Posted: April 8, 2013, 7 p.m. EDT
© Gina Cioli/I-5 Studio
Rabbits and other pets have been reaffirmed as property in Texas.
Overturning an Appeals Court ruling, the Texas Supreme Court on April 5, 2013, reaffirmed a 122-year-old declaration that pets are personal property and that owners of a deceased animal may not sue for emotional or sentimental damages.
The Texas Veterinary Medical Association applauded the decision, saying that had the appellate ruling stood, the cost of ownership and care of a pet would become prohibitive for many people.
The case stemmed not from veterinary malpractice but from a Fort Worth animal shelter's mistaken euthanizing of a mixed-breed dog. The animal, Avery, had been picked up as a stray and was tagged to be held until his owners, Kathyrn and Jeremy Medlen, could pay the required release fees. Shelter worker Carla Strickland erroneously put Avery on a euthanasia list, and he was killed before the Medlens returned.
A trial judge dismissed the Medlens' lawsuit because of the century-old court ruling, but the case was revived on appeal in 2011, creating what the state Supreme Court called “a novel — and expansive — tort claim: loss of companionship for the wrongful death of a pet.”
Writing for the Supreme Court, Justice Don R. Willett did not discount a pet owner's emotional attachment to an animal, saying Texans love and treasure their dogs, but he stated that the court could not “enshrine an expensive new rule that allows recovery for what a canine companion means to its owner.”
Many pet-friendly organizations, including the American Kennel Club, the Cat Fanciers' Association and the Pet Industry Joint Advisory Council, had urged the Supreme Court to reject the emotional damages argument. A ruling in favor of the Medlens, the groups stated, would turn pet litigation into a “cottage industry” and expose veterinarians, shelter and kennel workers, animal rescue workers and pet sitters to increased liability.
The advocacy groups saw potential litigation stemming from everything from car accidents and veterinary visits to shelter incidents and pet-on-pet aggression.
Willett agreed, writing, “As risks and costs rise, there would be fewer free clinics for spaying and neutering, fewer shelters taking in animals, fewer services like walking and boarding, and fewer people adopting pets, leaving more animals abandoned and ultimately put down.”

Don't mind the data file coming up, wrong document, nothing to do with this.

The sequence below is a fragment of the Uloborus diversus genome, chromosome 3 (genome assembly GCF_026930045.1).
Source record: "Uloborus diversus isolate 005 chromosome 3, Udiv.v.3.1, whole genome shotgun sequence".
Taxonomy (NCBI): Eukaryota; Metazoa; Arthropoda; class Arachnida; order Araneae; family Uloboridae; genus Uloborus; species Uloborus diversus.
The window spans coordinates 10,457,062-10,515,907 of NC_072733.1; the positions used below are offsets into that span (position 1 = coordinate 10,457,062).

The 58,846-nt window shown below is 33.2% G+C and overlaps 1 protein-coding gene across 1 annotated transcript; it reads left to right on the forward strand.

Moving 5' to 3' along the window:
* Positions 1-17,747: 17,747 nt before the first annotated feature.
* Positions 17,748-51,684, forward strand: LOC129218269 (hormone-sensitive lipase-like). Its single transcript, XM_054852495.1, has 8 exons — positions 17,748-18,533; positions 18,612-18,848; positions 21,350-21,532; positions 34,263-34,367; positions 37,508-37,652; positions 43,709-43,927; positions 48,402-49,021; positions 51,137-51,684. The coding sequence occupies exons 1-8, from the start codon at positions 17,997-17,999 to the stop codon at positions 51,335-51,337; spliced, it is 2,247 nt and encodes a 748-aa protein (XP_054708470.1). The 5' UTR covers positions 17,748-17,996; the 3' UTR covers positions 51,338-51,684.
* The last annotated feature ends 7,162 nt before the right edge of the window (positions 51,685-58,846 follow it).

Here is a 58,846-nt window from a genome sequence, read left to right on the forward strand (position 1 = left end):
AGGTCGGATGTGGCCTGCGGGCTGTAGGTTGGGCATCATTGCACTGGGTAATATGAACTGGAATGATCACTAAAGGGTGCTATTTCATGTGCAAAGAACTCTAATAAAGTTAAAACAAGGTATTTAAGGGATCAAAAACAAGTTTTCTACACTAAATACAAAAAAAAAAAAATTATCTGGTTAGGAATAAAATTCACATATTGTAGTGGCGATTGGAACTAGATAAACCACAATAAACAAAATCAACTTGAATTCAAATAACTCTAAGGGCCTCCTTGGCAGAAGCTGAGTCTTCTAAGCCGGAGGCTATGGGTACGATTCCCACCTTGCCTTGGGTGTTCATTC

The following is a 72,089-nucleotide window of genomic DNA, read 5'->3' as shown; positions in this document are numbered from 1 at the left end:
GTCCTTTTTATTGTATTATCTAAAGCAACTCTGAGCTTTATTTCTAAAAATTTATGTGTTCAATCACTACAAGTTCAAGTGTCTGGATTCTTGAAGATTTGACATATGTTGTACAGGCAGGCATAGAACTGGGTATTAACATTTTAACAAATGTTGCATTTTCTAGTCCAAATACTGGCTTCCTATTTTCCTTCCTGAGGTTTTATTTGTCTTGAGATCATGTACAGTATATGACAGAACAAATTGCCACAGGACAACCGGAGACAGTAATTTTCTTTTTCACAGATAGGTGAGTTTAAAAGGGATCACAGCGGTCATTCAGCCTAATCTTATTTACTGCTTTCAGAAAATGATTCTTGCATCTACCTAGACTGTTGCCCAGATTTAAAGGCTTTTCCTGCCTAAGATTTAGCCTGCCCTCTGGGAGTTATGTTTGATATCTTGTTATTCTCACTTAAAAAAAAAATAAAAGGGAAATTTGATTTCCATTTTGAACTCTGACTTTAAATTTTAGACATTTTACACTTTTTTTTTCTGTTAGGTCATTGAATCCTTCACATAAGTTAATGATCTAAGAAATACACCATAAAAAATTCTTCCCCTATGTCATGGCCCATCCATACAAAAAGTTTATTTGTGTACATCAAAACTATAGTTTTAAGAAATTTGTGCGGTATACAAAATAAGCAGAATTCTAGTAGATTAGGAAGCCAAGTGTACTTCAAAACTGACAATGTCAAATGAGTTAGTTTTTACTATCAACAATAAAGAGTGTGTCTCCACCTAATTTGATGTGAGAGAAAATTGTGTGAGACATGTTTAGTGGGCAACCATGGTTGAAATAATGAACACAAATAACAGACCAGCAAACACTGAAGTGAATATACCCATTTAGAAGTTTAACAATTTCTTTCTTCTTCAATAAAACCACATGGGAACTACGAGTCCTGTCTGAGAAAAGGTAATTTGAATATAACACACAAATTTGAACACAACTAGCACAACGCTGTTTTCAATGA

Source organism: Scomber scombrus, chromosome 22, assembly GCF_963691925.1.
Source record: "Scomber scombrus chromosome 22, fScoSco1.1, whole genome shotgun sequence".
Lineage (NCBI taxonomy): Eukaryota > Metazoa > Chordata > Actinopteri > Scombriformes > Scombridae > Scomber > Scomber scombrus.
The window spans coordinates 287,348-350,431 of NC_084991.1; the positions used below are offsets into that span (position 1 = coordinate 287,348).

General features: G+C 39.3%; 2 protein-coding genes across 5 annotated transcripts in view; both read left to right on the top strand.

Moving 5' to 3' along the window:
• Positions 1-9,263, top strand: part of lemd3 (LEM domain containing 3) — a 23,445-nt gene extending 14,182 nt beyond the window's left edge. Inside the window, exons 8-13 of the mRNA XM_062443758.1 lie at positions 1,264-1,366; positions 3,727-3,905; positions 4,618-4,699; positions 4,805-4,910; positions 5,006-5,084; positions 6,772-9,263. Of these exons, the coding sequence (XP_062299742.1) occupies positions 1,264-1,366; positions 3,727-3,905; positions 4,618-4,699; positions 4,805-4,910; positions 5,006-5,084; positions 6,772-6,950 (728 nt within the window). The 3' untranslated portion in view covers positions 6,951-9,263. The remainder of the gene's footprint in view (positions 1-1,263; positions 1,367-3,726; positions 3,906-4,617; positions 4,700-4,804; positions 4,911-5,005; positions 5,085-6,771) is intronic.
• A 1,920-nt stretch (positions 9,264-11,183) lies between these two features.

The Medlens' attorney, Randy Turner, told The Washington Post that the couple “never cared about the money.”
“They just wanted to change the law,” Turner said. “This is a huge defeat for our four-legged friends.”
The court pointed out that changing the law should be the responsibility of Texas legislators, not judges.
The New York-based American Kennel Club supports current Texas laws, saying they have “created a stable legal system that promotes responsible animal ownership, deters animal abuse and promotes innovative, affordable and quality animal care.”
“In Texas, as in many other states, pet owners can recover the economic value of a pet, any veterinarian bills resulting from an alleged injury, and in some instances, other reasonable and necessary costs arising out of the injury,” the AKC added in a statement released after the ruling.
Echoing the AKC, the Texas Veterinary Medical Association noted that the current system has “produced a stable climate for animal care that has made pet ownership economically viable for most people.”
Lawsuits seeking noneconomic damages would force veterinarians to practice medicine defensively, increasing the cost of care, the organization stated.
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